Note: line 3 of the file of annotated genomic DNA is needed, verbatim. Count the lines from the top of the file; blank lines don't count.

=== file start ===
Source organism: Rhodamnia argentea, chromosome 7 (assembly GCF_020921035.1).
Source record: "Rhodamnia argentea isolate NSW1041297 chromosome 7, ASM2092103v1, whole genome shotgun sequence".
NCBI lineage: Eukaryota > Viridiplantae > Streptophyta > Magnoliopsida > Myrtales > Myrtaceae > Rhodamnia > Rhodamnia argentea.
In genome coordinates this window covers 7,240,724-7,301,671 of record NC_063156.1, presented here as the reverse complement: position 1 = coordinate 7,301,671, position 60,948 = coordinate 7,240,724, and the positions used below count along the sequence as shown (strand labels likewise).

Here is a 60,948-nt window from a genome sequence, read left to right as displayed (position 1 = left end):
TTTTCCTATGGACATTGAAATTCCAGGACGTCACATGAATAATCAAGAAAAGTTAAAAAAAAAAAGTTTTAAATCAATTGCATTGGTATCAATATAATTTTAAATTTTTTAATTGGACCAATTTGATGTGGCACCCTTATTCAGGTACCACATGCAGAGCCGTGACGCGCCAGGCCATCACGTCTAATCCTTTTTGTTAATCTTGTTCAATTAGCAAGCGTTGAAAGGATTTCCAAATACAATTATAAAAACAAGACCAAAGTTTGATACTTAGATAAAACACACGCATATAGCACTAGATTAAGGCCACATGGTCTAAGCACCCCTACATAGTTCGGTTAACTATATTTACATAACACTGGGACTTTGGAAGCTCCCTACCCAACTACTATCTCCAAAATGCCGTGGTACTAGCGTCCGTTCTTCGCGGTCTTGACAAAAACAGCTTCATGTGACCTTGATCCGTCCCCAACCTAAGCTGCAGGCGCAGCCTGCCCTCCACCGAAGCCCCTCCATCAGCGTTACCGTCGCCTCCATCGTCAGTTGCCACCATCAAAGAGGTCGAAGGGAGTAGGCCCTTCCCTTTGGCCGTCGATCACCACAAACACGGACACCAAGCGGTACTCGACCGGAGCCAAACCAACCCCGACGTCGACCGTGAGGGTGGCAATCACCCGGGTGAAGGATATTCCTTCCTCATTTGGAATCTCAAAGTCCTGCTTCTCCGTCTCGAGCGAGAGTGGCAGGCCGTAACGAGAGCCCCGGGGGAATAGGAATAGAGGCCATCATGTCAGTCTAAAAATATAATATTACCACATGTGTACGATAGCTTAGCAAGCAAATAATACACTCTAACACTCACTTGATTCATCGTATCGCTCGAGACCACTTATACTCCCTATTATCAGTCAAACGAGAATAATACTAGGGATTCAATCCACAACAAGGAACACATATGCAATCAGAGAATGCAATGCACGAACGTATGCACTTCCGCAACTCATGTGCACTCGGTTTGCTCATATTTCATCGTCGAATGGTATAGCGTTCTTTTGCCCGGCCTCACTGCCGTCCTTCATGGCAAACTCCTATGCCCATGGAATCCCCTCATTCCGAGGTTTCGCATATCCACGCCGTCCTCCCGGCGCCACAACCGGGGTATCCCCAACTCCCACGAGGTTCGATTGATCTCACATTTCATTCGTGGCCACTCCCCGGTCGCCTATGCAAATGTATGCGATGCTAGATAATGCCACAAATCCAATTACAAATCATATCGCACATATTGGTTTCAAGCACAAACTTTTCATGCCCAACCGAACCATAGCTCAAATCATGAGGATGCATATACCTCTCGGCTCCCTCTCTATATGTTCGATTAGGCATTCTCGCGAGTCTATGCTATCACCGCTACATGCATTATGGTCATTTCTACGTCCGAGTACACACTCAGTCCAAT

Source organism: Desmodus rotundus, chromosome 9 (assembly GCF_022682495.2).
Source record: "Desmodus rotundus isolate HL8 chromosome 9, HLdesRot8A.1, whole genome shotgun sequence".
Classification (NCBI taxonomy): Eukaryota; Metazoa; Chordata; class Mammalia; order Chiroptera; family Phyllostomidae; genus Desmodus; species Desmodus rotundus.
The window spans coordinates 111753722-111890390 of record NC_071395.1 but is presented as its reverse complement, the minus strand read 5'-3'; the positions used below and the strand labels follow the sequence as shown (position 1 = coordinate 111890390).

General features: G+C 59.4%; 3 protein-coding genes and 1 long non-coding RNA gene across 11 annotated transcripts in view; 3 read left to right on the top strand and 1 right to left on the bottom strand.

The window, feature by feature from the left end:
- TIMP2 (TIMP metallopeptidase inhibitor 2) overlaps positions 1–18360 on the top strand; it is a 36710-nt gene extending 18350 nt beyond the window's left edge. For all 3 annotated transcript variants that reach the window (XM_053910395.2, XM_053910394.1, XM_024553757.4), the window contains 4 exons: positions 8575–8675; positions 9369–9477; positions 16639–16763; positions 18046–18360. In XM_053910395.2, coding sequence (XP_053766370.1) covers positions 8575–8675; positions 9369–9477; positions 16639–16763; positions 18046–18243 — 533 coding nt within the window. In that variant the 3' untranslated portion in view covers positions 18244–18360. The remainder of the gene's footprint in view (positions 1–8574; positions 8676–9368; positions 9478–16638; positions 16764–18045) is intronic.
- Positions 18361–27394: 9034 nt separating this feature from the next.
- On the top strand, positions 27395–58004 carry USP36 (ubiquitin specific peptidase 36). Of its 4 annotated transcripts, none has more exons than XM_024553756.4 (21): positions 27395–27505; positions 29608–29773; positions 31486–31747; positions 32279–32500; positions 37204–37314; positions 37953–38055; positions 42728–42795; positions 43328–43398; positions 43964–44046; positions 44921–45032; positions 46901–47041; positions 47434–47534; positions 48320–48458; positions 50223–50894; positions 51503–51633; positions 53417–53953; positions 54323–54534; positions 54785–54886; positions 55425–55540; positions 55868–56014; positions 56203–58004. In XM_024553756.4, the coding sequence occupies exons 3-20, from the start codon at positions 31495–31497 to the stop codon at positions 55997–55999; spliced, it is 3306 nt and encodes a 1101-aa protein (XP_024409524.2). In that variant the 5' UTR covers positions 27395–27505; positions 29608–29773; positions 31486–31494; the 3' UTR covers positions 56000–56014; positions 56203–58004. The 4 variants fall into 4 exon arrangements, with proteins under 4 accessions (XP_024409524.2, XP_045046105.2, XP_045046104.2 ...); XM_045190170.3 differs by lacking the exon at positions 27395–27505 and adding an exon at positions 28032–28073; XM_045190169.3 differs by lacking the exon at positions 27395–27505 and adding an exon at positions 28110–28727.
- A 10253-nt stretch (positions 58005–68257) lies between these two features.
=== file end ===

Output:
NCBI lineage: Eukaryota > Viridiplantae > Streptophyta > Magnoliopsida > Myrtales > Myrtaceae > Rhodamnia > Rhodamnia argentea.